The St Vincent de Paul Society is a Catholic religious organisation with a volunteer base who work to assist people in need and counter social injustice. Internationally, the Society operates in 130 countries and has over 950,000 members. The Society of St Vincent de Paul was established in New South Wales on 24 July 1881. The Society has a long involvement in child welfare. When the New South Wales State Children's Relief Board introduced probation for children, through the Children's Courts, members of St Vincent de Paul served as Honorary Probation Officers. The Society established St Anthony's Petersham for babies and mothers and, with the Marist Brothers, St Vincent's Home at Westmead, for boys.
In 1891 the Surry Hills Conference of the Society of St Vincent de Paul, headed by Patrick Joseph Minahan, rented a cottage to take in children who were living on the streets and in danger of being locked away.
In 1896 the Society partnered with the Marist Brothers established St Vincent's Boys Home at Westmead for orphaned or homeless boys. This partnership continued until 1968.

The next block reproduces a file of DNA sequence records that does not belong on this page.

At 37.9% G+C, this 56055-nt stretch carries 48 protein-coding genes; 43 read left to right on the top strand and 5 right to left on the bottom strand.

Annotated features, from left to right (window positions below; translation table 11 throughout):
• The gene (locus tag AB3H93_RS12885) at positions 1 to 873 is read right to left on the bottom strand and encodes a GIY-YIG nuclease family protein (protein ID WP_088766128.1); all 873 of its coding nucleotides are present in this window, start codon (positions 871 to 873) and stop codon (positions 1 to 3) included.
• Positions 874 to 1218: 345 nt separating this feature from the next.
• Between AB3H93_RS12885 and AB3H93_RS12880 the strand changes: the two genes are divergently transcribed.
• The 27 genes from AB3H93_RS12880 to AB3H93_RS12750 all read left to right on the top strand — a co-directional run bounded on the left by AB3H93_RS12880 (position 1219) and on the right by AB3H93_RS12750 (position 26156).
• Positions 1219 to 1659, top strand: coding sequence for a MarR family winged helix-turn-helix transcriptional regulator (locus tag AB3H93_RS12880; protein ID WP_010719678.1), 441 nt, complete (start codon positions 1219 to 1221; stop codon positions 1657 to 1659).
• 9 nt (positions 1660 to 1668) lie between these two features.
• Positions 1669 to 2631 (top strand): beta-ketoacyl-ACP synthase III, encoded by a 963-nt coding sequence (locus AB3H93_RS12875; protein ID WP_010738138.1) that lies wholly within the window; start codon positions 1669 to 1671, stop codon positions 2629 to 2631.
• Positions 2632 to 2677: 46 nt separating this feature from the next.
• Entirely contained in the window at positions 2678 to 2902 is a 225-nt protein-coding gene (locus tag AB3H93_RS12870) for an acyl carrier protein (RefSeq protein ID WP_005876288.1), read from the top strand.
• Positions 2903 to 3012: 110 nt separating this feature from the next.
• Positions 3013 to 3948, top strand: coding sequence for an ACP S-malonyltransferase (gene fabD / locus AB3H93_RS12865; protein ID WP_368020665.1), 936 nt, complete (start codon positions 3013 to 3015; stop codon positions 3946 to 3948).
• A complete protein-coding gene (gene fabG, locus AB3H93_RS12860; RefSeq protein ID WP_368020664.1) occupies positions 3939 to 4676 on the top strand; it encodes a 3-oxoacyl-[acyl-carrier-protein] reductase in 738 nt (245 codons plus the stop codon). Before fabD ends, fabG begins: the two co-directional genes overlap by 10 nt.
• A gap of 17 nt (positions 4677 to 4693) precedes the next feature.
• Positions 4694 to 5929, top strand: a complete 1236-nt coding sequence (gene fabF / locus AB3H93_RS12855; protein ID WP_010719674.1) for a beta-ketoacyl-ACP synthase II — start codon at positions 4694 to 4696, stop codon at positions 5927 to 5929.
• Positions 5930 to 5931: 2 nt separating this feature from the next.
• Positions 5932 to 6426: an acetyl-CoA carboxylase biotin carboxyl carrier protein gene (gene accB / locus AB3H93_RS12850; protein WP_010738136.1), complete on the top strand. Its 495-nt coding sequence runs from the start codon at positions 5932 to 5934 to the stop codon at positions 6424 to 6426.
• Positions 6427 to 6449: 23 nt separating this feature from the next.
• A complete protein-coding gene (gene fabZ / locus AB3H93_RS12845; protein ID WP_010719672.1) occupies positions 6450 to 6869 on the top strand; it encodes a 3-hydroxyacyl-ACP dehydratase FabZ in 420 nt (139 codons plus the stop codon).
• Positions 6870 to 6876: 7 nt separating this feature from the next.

Members of the St Vincent de Paul Society also became concerned that unmarried Catholic mothers were willing to give their babies to state institutions or non-Catholic people. As a result, the Society, under the leadership of Denis Haugh, set up St Anthony's Petersham, in 1922, to care for the babies of unmarried Catholic women.
Sources used to compile this entry: 'Our History', in Marist Youth Care, Marist Youth Care, 2012, https://web.archive.org/web/20170216113707/http://maristyc.com.au/about-us/our-history; Thinee, Kristy and Bradford, Tracy, Connecting Kin: Guide to Records, A guide to help people separated from their families search for their records [completed in 1998], New South Wales Department of Community Services, Sydney, New South Wales, 1998, http://nma.gov.au/blogs/inside/files/2011/02/connectkin_guide1.pdf.
Prepared by: Naomi Parry and Melissa Downing
Created: 4 March 2011, Last modified: 8 October 2014